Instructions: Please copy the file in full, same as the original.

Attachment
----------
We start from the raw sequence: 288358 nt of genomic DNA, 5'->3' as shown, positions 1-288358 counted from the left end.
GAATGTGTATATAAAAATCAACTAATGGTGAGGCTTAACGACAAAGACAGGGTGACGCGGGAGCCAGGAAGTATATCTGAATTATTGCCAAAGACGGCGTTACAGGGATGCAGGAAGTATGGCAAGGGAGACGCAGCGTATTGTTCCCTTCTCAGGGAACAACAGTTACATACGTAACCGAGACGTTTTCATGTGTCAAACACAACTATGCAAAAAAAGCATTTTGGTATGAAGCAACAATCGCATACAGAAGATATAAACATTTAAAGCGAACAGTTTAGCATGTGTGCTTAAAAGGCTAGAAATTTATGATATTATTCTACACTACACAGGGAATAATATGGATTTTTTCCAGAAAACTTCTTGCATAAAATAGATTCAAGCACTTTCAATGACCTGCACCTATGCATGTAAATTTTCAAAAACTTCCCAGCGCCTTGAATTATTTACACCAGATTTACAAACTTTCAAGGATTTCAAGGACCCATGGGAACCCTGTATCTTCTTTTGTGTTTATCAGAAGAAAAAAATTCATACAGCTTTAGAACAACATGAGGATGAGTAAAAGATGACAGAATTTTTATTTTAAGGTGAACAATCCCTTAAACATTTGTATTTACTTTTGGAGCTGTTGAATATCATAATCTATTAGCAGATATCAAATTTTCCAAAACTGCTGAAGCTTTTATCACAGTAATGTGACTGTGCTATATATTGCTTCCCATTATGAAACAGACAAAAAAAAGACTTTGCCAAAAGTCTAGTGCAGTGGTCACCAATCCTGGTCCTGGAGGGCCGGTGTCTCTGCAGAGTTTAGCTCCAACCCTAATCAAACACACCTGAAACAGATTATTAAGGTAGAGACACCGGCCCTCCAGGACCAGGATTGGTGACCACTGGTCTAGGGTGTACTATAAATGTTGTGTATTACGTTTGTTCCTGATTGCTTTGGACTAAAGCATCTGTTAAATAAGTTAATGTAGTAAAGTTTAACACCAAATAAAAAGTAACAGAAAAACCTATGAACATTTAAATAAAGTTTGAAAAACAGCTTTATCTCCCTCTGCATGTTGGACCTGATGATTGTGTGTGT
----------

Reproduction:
We start from the raw sequence: 288358 nt of genomic DNA, 5'->3' as shown, positions 1-288358 counted from the left end.
GAATGTGTATATAAAAATCAACTAATGGTGAGGCTTAACGACAAAGACAGGGTGACGCGGGAGCCAGGAAGTATATCTGAATTATTGCCAAAGACGGCGTTACAGGGATGCAGGAAGTATGGCAAGGGAGACGCAGCGTATTGTTCCCTTCTCAGGGAACAACAGTTACATACGTAACCGAGACGTTTTCATGTGTCAAACACAACTATGCAAAAAAAGCATTTTGGTATGAAGCAACAATCGCATACAGAAGATATAAACATTTAAAGCGAACAGTTTAGCATGTGTGCTTAAAAGGCTAGAAATTTATGATATTATTCTACACTACACAGGGAATAATATGGATTTTTTCCAGAAAACTTCTTGCATAAAATAGATTCAAGCACTTTCAATGACCTGCACCTATGCATGTAAATTTTCAAAAACTTCCCAGCGCCTTGAATTATTTACACCAGATTTACAAACTTTCAAGGATTTCAAGGACCCATGGGAACCCTGTATCTTCTTTTGTGTTTATCAGAAGAAAAAAATTCATACAGCTTTAGAACAACATGAGGATGAGTAAAAGATGACAGAATTTTTATTTTAAGGTGAACAATCCCTTAAACATTTGTATTTACTTTTGGAGCTGTTGAATATCATAATCTATTAGCAGATATCAAATTTTCCAAAACTGCTGAAGCTTTTATCACAGTAATGTGACTGTGCTATATATTGCTTCCCATTATGAAACAGACAAAAAAAAGACTTTGCCAAAAGTCTAGTGCAGTGGTCACCAATCCTGGTCCTGGAGGGCCGGTGTCTCTGCAGAGTTTAGCTCCAACCCTAATCAAACACACCTGAAACAGATTATTAAGGTAGAGACACCGGCCCTCCAGGACCAGGATTGGTGACCACTGGTCTAGGGTGTACTATAAATGTTGTGTATTACGTTTGTTCCTGATTGCTTTGGACTAAAGCATCTGTTAAATAAGTTAATGTAGTAAAGTTTAACACCAAATAAAAAGTAACAGAAAAACCTATGAACATTTAAATAAAGTTTGAAAAACAGCTTTATCTCCCTCTGCATGTTGGACCTGATGATTGTGTGTGT